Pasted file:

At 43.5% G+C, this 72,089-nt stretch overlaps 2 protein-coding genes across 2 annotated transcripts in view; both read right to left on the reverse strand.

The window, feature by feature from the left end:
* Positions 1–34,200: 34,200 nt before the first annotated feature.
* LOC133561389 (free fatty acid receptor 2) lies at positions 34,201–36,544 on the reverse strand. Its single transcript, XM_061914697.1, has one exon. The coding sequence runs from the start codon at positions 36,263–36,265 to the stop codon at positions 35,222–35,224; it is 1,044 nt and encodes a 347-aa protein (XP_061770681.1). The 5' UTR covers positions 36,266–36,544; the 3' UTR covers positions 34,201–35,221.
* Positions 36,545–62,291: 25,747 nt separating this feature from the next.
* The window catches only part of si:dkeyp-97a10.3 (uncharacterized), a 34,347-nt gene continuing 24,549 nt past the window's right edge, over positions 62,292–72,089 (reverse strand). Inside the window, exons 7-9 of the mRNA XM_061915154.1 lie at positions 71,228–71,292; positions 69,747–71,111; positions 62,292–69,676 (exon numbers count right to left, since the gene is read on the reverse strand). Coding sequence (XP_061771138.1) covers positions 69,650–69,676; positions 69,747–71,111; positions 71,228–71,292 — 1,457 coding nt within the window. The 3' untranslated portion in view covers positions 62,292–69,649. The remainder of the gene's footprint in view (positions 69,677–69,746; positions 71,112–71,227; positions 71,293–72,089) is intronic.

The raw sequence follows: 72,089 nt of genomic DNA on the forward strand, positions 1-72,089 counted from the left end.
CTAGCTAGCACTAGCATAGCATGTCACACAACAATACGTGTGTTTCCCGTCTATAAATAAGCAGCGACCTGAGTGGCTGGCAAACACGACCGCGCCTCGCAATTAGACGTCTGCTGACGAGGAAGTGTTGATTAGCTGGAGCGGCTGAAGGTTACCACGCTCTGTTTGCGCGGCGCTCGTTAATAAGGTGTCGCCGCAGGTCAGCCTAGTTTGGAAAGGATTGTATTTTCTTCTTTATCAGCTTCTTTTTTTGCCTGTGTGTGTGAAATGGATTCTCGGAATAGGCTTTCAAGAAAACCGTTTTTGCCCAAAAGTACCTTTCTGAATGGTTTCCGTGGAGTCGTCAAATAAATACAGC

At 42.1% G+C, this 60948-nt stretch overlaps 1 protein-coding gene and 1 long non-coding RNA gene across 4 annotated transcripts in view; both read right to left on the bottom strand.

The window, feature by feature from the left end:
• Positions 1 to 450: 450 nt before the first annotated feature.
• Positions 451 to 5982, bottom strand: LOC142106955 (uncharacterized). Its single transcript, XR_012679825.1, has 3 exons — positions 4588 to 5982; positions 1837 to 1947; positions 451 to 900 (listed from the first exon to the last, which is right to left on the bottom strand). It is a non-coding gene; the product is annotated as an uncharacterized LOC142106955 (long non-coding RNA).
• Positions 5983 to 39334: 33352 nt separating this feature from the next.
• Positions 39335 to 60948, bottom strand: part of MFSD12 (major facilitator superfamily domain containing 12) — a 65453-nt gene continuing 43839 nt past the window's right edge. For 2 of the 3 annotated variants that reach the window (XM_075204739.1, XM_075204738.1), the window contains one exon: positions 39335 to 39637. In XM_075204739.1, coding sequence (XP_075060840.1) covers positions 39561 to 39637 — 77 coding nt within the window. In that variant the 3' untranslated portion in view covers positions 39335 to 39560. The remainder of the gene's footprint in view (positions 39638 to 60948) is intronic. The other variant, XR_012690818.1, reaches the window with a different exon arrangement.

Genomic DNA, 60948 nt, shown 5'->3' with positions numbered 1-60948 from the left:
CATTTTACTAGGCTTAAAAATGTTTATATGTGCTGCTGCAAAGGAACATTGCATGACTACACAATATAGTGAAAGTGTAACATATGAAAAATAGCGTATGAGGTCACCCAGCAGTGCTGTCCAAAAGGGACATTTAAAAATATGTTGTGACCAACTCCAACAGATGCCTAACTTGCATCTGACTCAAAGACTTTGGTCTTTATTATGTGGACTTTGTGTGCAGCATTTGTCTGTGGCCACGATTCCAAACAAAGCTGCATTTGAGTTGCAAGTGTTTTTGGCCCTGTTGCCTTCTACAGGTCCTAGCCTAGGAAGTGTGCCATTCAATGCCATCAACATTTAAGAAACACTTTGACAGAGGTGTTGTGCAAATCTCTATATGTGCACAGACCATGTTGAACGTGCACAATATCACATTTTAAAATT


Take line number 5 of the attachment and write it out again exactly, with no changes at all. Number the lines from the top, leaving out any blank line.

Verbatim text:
* Positions 36,545–62,291: 25,747 nt separating this feature from the next.